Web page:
Rose-Marie Kossowan : Synesthesia
British Columbia has been good to Exhibeo Art Magazine. Two of my better interviews have been with artists from the Canadian province with the big mountains that tumble into the Pacific Ocean. I first encountered Rose-Marie Kossowan’s work just over a year and a half ago. I was impressed with her rigorous three pronged work program: landscapes, botanicals and abstracts. So the merry go round portfolio went. Went I jumped on the ride back in 2014, the work was gathering a cyclonic momentum as each facet of her work was increasingly being carried over one into the other. That momentum has only increased in the last year. It’s clearly been an exciting and productive year for Rose-Marie.
It has often been said that a good artist is a busy artist. No matter how talented one is at the start (and Rose-Marie was already very much on top of her game when I first encountered her work), putting in the studio hours has yielded amazing breakthroughs. The more one paints, the better one gets. It’s that simple. If you doubt this, go and study Rose-Marie’s output over the last few years. You will see that talent has no ceiling. You can always surpass yourself. You can always improve.
Every time I look at Rose-Marie’s pictures, I’m struck by how each one manages to carve out its own justification for existing in the world. When you visit her website, there is no superfluous work on display. Each painting lives on its own merit. Whether you’re approaching the work from a purely aesthetic place or a more existential one, you can’t help but say to yourself (and this for each painting contributing to the portfolio): “I’ve been enriched by this. The world is more beautiful with this painting in it.”
What can be learned from Rose-Marie’s carry over between the landscapes and botanicals to the fully non representational abstracts?
Entirely relevant to this review, I’ve noted that abstract artists who explore more representational forms of art make better abstract artists. What I mean by this is that painting some pieces working from nature helps the purely abstract paintings in many ways. On a purely aesthetic level, a deeper understanding of the patterns and proportions of the natural world does wonders for an abstract composition. On a philosophical plain, it is worth considering this observation from John Ruskin: all the things an artist may wish to convey – affection, discord, harmony, sensuality, fretfulness, quiet, noise, strength, feebleness, pliability, firmness, luxury, purity, pride, modesty, restlessness, repose (to name just a few of those things) – can be observed in the natural world in some shape or form. And they can be illustrated – loosely or with mathematical exactness – by conditions of line and form.
Acquiring the motor mechanical skill to replicate those shapes and forms by way of line, volume, tonality and color (or the lack thereof) can only benefit the artist whose ultimate goal is to take what has been learned from the natural world and abstract all that into the realm of “pure thought”, or “Platonic forms” or whatever.
You can see this transference at work in Kossowan’s output. Her plein air pansies, highly stylized Irises, or the volume and tonal values of her landscapes – pieces like Maples at Cultus Lake or View from Mount Frosty Trail – lay the necessary ground work for the sculptural effects of the abstracted compositions Bouquet and Sunshine (Both of which are abstracted paintings of things observable in nature).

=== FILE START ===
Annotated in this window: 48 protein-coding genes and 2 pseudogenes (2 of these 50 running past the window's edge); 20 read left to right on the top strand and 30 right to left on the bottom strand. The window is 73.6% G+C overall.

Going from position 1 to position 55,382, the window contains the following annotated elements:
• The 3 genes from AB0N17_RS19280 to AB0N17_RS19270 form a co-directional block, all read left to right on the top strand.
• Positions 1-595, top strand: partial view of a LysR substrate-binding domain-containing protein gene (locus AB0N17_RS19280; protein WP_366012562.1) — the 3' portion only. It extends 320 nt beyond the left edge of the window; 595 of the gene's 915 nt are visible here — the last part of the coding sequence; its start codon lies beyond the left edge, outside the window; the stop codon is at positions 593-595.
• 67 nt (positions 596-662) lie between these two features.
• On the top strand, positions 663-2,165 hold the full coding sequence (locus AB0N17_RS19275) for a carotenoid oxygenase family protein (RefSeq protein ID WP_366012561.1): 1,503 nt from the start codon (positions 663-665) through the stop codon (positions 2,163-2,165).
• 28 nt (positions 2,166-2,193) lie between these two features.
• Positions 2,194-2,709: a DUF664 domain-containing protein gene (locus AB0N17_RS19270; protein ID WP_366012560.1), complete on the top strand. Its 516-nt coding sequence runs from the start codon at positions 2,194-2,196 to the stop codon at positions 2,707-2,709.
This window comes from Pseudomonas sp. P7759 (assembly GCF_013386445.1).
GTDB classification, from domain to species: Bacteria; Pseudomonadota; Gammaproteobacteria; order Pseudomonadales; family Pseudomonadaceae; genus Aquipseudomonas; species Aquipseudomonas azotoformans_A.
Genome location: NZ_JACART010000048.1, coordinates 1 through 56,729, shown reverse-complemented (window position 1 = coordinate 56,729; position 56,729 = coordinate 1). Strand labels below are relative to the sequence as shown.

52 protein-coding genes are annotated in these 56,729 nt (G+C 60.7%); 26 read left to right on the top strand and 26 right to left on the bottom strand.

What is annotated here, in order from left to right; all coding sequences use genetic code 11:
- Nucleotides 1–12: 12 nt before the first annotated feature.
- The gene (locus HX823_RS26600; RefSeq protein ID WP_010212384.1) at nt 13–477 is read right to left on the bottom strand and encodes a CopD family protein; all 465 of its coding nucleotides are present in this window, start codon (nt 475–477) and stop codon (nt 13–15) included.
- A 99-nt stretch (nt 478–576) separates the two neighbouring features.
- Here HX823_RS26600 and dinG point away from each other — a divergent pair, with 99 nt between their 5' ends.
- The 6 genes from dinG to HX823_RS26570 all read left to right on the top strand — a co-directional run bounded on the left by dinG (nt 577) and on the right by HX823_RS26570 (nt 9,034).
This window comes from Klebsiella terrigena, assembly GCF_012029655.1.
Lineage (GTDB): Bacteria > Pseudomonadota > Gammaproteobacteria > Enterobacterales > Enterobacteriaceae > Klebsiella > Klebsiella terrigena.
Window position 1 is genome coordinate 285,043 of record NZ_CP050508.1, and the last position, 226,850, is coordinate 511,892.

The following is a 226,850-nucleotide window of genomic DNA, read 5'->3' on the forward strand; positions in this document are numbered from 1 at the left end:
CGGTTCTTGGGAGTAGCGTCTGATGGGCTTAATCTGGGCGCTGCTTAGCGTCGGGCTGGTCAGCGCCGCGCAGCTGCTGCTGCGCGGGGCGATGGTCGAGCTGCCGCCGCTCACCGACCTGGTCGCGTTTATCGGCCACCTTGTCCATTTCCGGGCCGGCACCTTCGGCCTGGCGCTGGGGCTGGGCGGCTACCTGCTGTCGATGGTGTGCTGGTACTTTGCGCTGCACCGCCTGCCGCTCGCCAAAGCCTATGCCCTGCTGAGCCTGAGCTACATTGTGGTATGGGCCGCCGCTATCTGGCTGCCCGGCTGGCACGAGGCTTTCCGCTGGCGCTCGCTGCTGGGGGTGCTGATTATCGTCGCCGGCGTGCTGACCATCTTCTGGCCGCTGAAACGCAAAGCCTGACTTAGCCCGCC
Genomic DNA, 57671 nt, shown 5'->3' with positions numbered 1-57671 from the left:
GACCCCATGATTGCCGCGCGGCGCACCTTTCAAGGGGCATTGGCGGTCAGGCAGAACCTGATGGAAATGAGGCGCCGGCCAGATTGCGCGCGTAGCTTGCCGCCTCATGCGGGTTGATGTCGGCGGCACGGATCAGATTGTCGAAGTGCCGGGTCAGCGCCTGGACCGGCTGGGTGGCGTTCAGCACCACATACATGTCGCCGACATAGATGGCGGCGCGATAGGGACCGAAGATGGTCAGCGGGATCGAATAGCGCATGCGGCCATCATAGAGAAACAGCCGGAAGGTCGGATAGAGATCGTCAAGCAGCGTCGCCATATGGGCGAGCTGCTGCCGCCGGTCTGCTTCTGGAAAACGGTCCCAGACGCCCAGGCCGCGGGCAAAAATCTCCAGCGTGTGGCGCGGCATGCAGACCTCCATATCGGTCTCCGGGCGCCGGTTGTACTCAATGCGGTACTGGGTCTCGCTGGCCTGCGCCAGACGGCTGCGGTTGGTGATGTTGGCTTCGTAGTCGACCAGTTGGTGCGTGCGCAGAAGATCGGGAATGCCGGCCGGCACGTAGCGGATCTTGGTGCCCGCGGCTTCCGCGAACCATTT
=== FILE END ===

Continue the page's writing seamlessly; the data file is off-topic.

No matter how internalized Rose-Marie’s abstracts get (I’m thinking here of pieces like Introspection, Lost in the Translation of Reflection, or In Cahoots), the departure point of all her art is rooted in a heightened sensual response to the world.
In all of Kossowan’s paintings, that sensual response is chemically bonded to emotional states. In this, her paintings are an elegant record of how we function as a species: stimuli – including spontaneous thoughts and/or mental states unprompted from a source outside the mind – provoke sensual responses which are intimately linked with emotional responses. Higher thought (for instance, applying reason, logic or reflection to the equation) only repeats the equation with a few added variables. In other words, reason and logic usually only prop up what has already been processed on a more instinctive level. It takes a whole lot of willpower for reason to transcend emotion.
Be that as it may, there is a cerebral component to Rose-Marie’s work. You’ll find that in her manipulation of color, form, tonal values and all other matters pertaining to handling the paint. But all of that is put to work to convey her visceral, sensual response to either tangible things or (interestingly enough) emotional states. In Kossowan’s portfolio you’ll find a painting like Pansy Frenzy that celebrates a sensual response to a specific thing that obviously brings her great pleasure, or a different but equally visceral kind of painting like Altruism that seeks to relate a complex emotional state in a visual manner.
Either way, we’re interacting with paintings that (to paraphrase Gombrich) convey both the facts and the emotive tones of an experience. In Kossowan’s work, the paint functions as a transmodal sensual integrator. It suggests smells, taste, touch and sounds. The formal term for this splashing over of impressions from one sense modality to another is called “Synesthesia”.
Viewed as a whole, Rose-Marie Kossowan’s paintings take synesthesia on a wild ride from the external world of velvety flowers, howling mountain tops and farm fields that smell of loamy dirt to an internal world where thoughts hover over Mount Carmel’s of the mind.
You can leave Kansas and ride a tornado to this place by visiting her brand new website: http://www.rosemariekossowan.ca